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Queen of Dreams
Synopses & Reviews
In Queen of Dreams, Chitra Banerjee Divakaruni once more spins a fresh, spellbinding story of transformation. Rakhi, a young artist and divorced mother living in Berkeley, California, is struggling to keep her footing, with her family and her world in alarming transition. Her mother is a dream-teller, born with the ability to share and interpret the dreams of others, to foresee and guide them through their fates. This gift of vision fascinates Rakhi, but also isolates her from her mother’s past in India and the dream world she inhabits, and she longs for something to bring them closer. Caught beneath the burden of her own painful secret, Rakhi’s solace comes in the discovery, after her mother's death, of her dream journals, which begin to open the long-closed door to her past.
As Rakhi attempts to divine her identity, knowing little of India but drawn inexorably into a sometimes painful history she is only just discovering, her life is shaken by new horrors. In the wake of 9/11, Rakhi and her Indian friends suffer a brutal attack in which they are called “terrorists,” unveiling dark new complexities about their acculturation.
“A dream is a telegram from the hidden world,” Rakhi's mother writes in her dream journals. In lush and elegant prose, Divakaruni has crafted a vivid and enduring dream, one that reveals hidden truths about the world we live in, and from which readers will be reluctant to wake.
"Spiked with elements of mystery, suspense and the supernatural, Divakaruni's sixth novel is a pleasantly atypical tale of self-discovery. Rakhi, a single mother and struggling artist living in Berkeley, Calif., has always been vaguely aware of her own mother's unusual gift — the ability to interpret dreams. Between juggling a laundry list of other priorities — keeping her floundering tea shop afloat after a Starbucks-esque supercafe moves in across the street, battling her ex-husband for their daughter's affections, finding her artistic voice — Rakhi longs to know more about her mother's past and her own hazy Indian heritage. After a mysterious car accident claims her mother's life, Rakhi, with her father's help, sets out to decipher Mrs. Gupta's dream journals in hopes of unlocking the secrets of her peculiar double life. A shadowy man in white who appears at pivotal moments, a sinister rival and entries from Mrs. Gupta's dream journals all punctuate this cleverly imagined tale of love, forgiveness and new beginnings. Meanwhile, September 11 disrupts Rakhi's search for identity, and a vicious attack on her friends and family calls their notions of citizenship into question. Divakaruni (The Mistress of Spices; Sister of My Heart; etc.) does a good job working current issues into the novel and avoids synthetic characterization, creating a free-flowing story that will captivate readers. Agent, Sandra Dijkstra. (Sept. 14)" Publishers Weekly (Copyright Reed Business Information, Inc.)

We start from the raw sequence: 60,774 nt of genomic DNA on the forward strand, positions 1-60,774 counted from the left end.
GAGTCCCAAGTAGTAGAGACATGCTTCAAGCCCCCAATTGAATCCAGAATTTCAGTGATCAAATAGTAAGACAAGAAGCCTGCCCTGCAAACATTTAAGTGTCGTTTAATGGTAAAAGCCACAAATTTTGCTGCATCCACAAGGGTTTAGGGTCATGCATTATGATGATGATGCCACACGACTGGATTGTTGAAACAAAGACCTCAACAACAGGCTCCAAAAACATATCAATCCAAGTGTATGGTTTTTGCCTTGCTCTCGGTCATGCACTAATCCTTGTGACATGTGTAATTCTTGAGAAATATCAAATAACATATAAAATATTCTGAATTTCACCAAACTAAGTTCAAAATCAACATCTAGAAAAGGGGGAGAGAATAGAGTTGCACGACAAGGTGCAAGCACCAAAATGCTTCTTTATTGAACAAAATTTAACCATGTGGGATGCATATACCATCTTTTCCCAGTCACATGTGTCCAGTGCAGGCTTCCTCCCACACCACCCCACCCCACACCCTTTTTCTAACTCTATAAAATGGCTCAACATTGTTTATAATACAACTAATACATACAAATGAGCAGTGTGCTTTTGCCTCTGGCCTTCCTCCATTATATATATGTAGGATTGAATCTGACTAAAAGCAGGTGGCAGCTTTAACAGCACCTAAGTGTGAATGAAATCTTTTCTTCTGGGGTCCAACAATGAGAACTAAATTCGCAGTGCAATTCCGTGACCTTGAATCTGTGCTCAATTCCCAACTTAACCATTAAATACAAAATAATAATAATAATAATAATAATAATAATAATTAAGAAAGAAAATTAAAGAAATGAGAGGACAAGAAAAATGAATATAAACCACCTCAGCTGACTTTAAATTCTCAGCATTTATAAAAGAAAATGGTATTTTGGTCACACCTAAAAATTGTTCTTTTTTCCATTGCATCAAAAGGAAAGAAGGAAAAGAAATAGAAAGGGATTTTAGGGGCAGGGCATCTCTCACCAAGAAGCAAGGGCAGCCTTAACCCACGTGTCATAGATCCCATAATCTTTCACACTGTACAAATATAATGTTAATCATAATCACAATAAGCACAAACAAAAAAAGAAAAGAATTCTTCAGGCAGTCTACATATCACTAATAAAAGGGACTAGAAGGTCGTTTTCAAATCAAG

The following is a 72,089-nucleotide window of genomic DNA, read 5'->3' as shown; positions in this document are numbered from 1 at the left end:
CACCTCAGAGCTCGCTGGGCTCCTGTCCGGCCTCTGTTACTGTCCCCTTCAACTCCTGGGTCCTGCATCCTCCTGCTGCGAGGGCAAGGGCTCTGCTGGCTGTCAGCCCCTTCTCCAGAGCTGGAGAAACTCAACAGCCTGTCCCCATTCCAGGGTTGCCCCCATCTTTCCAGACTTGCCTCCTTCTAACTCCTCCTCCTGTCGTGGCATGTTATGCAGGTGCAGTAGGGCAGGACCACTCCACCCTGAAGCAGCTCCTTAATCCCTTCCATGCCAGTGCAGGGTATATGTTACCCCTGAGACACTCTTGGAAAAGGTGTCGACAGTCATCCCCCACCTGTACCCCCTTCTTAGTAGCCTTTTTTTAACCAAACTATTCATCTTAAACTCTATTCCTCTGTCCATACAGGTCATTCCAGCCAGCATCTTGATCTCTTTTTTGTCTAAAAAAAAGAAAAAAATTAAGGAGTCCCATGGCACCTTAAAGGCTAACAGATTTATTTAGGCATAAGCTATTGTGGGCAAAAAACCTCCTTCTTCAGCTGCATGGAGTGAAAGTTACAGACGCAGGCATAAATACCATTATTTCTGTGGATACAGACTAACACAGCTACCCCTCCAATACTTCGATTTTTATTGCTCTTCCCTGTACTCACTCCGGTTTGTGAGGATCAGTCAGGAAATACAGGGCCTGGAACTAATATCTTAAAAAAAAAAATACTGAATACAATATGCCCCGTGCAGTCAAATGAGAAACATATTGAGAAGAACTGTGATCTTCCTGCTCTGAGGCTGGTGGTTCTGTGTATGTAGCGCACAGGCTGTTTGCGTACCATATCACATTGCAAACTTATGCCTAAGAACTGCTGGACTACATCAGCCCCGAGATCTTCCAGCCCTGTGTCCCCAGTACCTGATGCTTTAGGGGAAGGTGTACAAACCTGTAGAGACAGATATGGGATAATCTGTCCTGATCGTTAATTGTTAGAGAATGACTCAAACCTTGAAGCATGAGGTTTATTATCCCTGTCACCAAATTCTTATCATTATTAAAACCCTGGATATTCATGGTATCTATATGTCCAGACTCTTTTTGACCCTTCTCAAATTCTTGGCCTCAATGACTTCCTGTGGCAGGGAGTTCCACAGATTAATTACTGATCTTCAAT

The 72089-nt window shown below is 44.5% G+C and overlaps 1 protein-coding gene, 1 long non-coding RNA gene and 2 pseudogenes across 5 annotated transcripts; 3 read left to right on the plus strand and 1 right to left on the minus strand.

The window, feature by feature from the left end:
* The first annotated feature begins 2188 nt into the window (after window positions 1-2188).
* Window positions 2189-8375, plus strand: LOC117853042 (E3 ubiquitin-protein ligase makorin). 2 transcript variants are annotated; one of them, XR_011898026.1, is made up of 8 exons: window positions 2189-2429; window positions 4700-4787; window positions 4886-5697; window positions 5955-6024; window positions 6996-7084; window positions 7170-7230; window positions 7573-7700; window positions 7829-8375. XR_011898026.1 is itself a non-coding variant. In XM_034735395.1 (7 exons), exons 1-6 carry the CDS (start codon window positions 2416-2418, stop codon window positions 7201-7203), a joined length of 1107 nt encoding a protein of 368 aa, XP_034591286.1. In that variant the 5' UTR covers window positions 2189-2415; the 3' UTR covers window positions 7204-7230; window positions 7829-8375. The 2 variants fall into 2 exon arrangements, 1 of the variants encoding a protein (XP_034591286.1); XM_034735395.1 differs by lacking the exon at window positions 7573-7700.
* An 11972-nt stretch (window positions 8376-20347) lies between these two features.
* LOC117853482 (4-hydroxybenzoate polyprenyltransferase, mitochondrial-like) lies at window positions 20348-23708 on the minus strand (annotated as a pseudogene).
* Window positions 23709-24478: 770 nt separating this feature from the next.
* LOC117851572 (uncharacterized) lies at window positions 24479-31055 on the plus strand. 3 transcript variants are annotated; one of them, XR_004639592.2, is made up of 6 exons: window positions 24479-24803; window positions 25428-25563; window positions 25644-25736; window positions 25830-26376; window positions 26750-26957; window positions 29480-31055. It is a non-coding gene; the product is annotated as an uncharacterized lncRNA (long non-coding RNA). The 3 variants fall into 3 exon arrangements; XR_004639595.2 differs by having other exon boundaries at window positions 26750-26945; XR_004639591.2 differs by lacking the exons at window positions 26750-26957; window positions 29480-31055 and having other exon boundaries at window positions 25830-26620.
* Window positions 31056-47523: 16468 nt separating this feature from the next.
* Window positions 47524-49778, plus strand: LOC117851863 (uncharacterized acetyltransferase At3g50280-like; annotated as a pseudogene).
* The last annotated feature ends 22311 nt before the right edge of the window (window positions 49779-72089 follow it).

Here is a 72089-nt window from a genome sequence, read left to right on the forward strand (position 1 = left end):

"Richly textured and artfully told through the varied perspectives of believable characters." Kirkus Reviews
"[A] riveting story, eloquently written. Divakaruni's attention to detail in descriptive passages is beautifully telling without being at all overblown." Boston Globe
In lush and elegant prose, Divakaruni has crafted a vivid and enduring dream — the story of Rakhi, a young artist, who finds solace in a dream journal written by her recently deceased mother.
About the Author
Chitra Banerjee Divakaruni is the author of the bestselling novels The Mistress of Spices, Sister of My Heart, and The Vine of Desire; the prize-winning story collections Arranged Marriage and The Unknown Errors of Our Lives; and four acclaimed volumes of poetry. Her work has appeared in The New Yorker, The Atlantic Monthly, Ms., Zoetrope, Good Housekeeping, O: The Oprah Magazine, The Best American Short Stories, The O’Henry Prize Stories and The New York Times. She teaches creative writing at the University of Houston and divides her time between Houston and the San Francisco area. Her Web site is www.chitradivakaruni.com.
From the Trade Paperback edition.
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